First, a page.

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I had Windows 7 installed on my laptop, I installed Ubuntu and chosen the option to delete everything. But when I clicked that, it deleted my windows 7 partitions.

C: Windows 
E: Documents
F: Important Files

When doing a full wipe with Windows 7 it does not touch any other partitions just the C: drive. Now I have all the partitions merged together and I have lost my files. I have some really important files in the partitions that was deleted E:, F: is there anyway I could get them back.

I am new to Ubuntu and now I am stuck on it till I try and find my files back and change my partition to NTFS so windows can install.

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2 Answers

Yes, and once all the partitions have been deleted, it is very difficult to recover the files, sometimes impossible.

Basically, it depends on how the drive was formatted.

  • If it was fast format, i.e. don't zero out the harddisk but just delete the file information (headers, etc), there is a possibility that you can recover some of the files using softwares such as TestDisk and PhotoRec.

  • If it was a complete format, i.e. zero out the hard disk, then it is impossible to recover data.

In your case, it is very difficult to recover. If you want to do it with TestDisk or similar softwares, you'd need another harddisk which has atleast the same storage space as your harddisk, and you'd need to boot from either a Live USB or some other computer and connect your hard disk to that computer.


Ubuntu needs ext4 or ext3 (usually) to get installed. To install Windows you'd need one more partition of type NTFS.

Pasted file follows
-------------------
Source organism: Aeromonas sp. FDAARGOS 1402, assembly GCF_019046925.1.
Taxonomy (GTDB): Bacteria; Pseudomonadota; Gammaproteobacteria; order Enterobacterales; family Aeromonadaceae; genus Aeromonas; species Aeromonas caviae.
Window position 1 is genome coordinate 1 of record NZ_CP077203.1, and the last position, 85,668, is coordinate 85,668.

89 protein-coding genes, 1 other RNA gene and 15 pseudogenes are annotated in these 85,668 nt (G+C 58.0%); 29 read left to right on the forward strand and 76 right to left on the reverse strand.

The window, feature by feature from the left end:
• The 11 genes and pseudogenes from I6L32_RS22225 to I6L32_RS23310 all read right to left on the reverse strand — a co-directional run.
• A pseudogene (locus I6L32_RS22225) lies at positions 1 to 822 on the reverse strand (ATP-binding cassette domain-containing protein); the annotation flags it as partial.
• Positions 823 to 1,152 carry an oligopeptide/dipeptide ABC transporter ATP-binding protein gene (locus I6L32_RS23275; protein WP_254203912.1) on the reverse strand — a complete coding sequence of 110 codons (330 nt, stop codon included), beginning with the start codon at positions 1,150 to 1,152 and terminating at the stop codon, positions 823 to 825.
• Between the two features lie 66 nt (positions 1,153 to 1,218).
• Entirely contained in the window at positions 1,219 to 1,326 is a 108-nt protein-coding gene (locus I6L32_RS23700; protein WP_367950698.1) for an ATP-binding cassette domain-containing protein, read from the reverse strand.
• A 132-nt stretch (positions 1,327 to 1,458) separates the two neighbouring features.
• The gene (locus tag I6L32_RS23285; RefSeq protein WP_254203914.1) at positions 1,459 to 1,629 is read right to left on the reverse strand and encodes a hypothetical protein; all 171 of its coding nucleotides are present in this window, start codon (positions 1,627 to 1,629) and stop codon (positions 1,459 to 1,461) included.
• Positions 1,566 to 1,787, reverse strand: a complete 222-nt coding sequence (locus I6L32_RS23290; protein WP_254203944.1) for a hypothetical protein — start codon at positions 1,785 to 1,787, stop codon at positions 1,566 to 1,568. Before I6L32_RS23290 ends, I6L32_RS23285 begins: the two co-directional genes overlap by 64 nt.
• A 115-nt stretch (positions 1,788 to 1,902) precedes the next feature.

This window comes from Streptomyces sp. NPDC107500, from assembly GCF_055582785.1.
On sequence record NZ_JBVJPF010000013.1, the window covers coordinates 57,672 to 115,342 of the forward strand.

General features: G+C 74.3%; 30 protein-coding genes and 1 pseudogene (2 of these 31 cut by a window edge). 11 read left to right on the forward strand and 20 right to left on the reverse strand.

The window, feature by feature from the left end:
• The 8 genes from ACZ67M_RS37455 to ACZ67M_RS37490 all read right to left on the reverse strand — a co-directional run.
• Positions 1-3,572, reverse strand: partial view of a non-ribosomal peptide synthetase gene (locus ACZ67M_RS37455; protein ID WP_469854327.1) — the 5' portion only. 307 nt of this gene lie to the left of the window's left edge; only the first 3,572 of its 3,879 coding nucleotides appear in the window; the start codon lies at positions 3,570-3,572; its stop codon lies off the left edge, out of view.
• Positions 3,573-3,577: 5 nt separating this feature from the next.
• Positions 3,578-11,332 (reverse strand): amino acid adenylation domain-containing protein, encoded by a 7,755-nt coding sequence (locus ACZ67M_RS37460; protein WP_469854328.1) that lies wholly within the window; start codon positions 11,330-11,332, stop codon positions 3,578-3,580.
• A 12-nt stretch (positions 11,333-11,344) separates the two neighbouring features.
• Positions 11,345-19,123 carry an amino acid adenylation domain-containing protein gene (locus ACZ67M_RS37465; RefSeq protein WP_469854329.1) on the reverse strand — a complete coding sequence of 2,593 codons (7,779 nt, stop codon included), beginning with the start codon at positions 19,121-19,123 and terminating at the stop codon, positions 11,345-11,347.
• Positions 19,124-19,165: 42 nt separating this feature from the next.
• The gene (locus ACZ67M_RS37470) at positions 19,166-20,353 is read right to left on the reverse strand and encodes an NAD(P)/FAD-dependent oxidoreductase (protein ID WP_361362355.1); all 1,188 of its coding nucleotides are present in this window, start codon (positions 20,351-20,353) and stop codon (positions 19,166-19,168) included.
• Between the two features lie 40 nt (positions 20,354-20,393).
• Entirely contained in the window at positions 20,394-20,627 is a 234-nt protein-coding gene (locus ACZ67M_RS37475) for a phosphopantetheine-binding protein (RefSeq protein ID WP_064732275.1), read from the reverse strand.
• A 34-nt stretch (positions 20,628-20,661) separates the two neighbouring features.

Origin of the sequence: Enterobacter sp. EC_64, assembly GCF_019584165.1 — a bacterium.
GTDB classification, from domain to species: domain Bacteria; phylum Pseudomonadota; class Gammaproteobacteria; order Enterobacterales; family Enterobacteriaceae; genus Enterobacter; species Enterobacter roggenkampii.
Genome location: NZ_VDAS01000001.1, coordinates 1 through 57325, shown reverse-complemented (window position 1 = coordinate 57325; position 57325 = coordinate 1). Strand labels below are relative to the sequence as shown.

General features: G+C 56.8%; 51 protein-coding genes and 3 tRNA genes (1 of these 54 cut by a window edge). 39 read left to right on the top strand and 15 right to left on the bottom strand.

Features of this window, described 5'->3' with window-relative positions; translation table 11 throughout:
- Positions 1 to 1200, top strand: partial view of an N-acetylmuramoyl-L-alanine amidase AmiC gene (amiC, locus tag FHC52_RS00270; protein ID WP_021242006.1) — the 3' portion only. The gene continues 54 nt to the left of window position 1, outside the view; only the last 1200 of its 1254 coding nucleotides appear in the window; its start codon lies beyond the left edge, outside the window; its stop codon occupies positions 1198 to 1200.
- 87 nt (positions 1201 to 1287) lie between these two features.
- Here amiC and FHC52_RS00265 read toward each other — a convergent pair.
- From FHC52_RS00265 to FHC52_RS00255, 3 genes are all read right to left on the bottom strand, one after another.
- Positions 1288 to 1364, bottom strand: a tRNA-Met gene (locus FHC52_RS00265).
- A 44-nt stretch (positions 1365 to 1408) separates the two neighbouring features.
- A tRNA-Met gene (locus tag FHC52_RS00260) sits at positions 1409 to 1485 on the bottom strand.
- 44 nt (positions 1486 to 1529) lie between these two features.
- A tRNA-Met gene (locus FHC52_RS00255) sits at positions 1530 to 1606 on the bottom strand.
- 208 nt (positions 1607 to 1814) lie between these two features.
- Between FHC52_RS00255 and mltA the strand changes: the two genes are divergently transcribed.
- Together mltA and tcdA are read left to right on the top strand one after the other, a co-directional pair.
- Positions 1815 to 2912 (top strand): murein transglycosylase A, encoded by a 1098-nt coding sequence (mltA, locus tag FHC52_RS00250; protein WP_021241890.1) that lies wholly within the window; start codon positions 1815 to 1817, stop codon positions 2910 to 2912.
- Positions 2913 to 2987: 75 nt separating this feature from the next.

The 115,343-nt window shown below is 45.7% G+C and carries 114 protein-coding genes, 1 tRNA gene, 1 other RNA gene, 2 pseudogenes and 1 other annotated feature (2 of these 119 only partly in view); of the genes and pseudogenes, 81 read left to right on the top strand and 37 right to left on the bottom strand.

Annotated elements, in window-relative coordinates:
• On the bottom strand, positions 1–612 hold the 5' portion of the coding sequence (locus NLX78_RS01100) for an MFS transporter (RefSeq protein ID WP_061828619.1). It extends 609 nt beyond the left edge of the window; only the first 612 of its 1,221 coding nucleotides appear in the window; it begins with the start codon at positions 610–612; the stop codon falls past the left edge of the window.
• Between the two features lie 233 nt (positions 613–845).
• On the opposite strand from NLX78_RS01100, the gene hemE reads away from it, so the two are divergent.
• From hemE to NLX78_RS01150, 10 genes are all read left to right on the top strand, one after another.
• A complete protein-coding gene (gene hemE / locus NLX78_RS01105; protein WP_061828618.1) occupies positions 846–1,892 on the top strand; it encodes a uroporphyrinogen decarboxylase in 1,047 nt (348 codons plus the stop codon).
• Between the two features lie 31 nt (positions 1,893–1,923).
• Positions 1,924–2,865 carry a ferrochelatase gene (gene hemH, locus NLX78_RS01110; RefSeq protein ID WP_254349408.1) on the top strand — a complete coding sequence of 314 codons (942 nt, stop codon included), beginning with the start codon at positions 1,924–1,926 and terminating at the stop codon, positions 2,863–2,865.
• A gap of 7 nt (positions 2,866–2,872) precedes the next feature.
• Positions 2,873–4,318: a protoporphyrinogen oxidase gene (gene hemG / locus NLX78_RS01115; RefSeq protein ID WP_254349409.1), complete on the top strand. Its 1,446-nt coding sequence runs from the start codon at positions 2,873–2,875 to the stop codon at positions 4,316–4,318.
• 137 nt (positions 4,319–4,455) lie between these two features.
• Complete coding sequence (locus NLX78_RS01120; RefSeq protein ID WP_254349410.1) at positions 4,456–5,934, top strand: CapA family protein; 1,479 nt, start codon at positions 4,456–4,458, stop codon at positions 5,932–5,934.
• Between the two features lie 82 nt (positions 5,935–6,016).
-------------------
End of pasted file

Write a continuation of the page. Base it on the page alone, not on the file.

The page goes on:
If you have only one partition, you have to compress that partition to make space for new partitions, or you can delete that partition and format it as NTFS to install Windows.

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Thank you for your quick response, I will try and using the programs you suggested, allot of the files deleted are text files and .PSD files but are really important to me. I do not have access to another computer or hard drive. –  Terry Feb 10 '13 at 17:11
    
If you don't have access to another computer, boot up using a flash drive, run the programs mentioned, and recover your hard disk to another hard disk having atleast the same amount of free space. However, please note, that it is extremely unprobable that you'd be able to recover all your data, and also the process would take up a lot of space. In case, you succeed, don't forget to make backup. :) –  green7 Feb 10 '13 at 17:16
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As i answered in kind of same question:
Yes. You have lost them.

  1. If you partition is at the same space as you "lost" partitions were then i recommend you to IMMEDIATLY SHUT DOWN YOU UBUNTU! (as it will write TMP files that will make situation ever worser)
  2. Make a Knoppix live (or what ever you like) CD/USB/DVD/whatever and boot from it.
  3. Mount all you disks (If it didnt do it automaticaly)
  4. Open up console and launch "testdisk". (You will find it easy to use)
  5. Recover the files that you still can recover to USB/Portable HD (But not to you Ubuntu HD)

It wont save all you files. And probably some filenames will be also lost. But its the only option i see. (Tested by me on FAT32)

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